Sunday, November 18, 2007

Facebook's Privacy Default

David Weinberger has been looking at Facebook's privacy defaults and, though he is appreciative of the company not letting advertisers know the identity of the folk they are advertising to, generally he is none too impressed.

"Facebook makes an astounding array of information available to its advertisers so that they can precisely "target" likely suspects. This is great for advertisers, and — given that the ad space is going to be filled up one way or another — it's arguably better for users to see ads that are relevant than are irrelevant. (The counter-argument is that targeting makes ads more successfully manipulative, not just more relevant.) Facebook is scrupulous, however, about not letting advertisers know the identity of those to whom it's advertising. So, Blockbuster might buy ads for all men aged 18-24 who have joined the Pauly Shore fan club, but Blockbuster doesn't know who those people are.

When Facebook talks about preserving user privacy, that's what they have in mind: They do not let advertisers tie the information about you in a profile (your age, interests, etc.) to the information that identifies you in your profile (your name, email address, etc.). That is the informational view of privacy, and Facebook is likely to continue to get that right, if only because so many governmental agencies are watching them. I also think that the Facebook folks understand and support the value of maintaining privacy in this sense.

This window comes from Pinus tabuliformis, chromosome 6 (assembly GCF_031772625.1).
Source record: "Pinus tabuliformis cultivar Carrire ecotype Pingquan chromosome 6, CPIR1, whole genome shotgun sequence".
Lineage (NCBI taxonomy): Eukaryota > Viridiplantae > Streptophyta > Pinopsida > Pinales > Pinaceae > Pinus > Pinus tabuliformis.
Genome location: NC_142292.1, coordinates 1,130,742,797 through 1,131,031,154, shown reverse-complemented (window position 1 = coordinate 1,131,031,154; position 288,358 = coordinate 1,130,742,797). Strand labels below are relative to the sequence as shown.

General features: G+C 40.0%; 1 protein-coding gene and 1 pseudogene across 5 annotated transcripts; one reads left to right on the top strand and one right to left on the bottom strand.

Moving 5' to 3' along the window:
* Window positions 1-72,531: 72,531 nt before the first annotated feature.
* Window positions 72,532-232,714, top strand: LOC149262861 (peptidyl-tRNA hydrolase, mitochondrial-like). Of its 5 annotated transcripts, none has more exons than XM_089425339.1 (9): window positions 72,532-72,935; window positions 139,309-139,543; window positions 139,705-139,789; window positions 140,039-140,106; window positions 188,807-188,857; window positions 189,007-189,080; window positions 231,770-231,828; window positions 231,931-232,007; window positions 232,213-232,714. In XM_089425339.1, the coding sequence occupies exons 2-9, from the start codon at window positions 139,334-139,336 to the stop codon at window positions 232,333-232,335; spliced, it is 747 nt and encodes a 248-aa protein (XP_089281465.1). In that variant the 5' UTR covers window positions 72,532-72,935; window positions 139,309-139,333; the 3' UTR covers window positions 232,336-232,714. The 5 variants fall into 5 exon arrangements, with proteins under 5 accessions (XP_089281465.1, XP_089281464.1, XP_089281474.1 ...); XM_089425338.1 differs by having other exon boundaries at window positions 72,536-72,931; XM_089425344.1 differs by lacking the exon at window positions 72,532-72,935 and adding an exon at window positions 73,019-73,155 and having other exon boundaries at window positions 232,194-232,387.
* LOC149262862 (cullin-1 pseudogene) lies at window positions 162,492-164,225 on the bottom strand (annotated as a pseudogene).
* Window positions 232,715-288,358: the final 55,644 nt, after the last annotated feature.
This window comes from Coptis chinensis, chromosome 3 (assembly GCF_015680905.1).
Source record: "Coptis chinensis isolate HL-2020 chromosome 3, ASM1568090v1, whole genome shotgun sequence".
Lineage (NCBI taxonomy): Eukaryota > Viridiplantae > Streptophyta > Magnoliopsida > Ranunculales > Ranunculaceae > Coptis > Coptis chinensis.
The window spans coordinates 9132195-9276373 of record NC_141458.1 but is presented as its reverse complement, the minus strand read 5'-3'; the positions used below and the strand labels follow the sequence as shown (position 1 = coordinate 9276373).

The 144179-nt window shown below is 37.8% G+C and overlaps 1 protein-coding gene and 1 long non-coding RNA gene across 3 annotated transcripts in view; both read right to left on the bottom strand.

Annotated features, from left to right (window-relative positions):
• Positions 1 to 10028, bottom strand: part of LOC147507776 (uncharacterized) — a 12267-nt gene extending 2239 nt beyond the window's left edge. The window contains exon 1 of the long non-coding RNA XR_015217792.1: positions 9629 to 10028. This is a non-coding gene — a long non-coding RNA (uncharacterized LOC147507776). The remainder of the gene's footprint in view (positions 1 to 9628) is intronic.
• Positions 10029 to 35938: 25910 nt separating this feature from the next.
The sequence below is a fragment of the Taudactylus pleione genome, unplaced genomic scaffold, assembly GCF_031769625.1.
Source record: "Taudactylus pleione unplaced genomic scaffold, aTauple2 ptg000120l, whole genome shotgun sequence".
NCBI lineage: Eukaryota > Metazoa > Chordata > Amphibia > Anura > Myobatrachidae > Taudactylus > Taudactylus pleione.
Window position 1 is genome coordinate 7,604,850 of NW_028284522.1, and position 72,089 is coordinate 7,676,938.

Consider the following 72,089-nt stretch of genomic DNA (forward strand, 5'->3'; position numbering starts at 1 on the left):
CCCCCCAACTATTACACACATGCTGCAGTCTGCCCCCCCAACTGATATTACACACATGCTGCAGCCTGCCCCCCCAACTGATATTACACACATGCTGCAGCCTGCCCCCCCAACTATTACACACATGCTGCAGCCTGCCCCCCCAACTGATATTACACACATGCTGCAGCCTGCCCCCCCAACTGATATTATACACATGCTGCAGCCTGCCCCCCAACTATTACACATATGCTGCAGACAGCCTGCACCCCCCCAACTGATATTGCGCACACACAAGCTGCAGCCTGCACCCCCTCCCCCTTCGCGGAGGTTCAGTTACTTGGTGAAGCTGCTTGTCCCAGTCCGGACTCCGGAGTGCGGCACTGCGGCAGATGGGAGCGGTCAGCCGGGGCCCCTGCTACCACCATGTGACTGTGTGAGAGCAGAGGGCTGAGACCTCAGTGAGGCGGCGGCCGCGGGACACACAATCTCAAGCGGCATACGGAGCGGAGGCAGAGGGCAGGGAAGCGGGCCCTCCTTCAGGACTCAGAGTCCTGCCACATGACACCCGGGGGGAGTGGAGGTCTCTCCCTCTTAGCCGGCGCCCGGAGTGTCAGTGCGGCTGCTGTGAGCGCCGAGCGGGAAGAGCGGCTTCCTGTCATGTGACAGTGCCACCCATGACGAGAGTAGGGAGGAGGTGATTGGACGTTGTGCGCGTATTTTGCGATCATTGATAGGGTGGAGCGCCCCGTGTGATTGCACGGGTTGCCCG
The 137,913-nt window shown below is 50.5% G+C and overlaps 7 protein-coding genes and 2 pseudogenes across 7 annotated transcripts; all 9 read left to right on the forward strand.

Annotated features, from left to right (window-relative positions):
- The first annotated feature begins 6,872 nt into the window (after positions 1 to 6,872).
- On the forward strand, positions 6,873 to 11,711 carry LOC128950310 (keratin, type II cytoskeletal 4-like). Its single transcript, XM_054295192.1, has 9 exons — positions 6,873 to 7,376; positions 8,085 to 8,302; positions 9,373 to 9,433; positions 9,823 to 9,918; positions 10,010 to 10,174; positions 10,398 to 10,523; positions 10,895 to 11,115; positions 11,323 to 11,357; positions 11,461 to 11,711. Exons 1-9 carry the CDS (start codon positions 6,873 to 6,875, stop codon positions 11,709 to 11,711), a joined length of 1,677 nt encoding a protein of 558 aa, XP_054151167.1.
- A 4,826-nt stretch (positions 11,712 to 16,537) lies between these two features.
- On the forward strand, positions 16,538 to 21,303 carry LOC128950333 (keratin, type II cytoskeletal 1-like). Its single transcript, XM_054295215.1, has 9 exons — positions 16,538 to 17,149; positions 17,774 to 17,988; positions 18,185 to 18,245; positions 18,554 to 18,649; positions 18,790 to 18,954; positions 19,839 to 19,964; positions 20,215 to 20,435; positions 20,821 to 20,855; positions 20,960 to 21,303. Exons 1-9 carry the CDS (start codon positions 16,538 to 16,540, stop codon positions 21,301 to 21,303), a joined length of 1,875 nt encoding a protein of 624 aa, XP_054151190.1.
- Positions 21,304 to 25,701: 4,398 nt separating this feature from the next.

Yet, I find myself creeped out by this system because Facebook gets the defaults wrong in two very significant areas.

When Blockbuster gives you the popup asking if you want to let your Facebook friends know about your rental, if you do not respond in fifteen seconds, the popup goes away ... and a "yes" is sent to Facebook. Wow, is that not what should happen! Not responding far more likely indicates confusion or dismissal-through-inaction than someone thinking "I'll save myself the click."

Further, we are not allowed to opt out of the system. At your Facebook profile, you can review a list of all the sites you've been to that have presented you with the Facebook spam-your-friends option, and you can opt out of the sites one at a time. But you cannot press a big red button that will take you out of the system entirely. So, if you've deselected Blockbuster and the Manly Sexual Inadequacy Clinic from the list, if you go to a new site that's done the deal with Facebook, you'll get the popup again there. We should be allowed to Just Say No, once and for all.

Why? Because privacy is not just about information. It's all about the defaults.

If a couple is walking down the street, engaged in deep and quiet conversation, it certainly would violate their privacy to focus listening devices on them, record their conversation, and post it on the Internet. The couple wold feel violated not only because their "information" — their conversation — was published but because they had the expectation that even though their sound waves were physically available to anyone walking on the street who cared to listen, norms prevent us from doing so. These norms are social defaults, and they are carefully calibrated to our social circumstances: The default for sidewalks is that you are not allowed to intercede in private conversations except in special circumstances...

Facebook is getting privacy right where privacy is taken as a matter of information transfer. But it is getting privacy wrong as a norm."

No comments: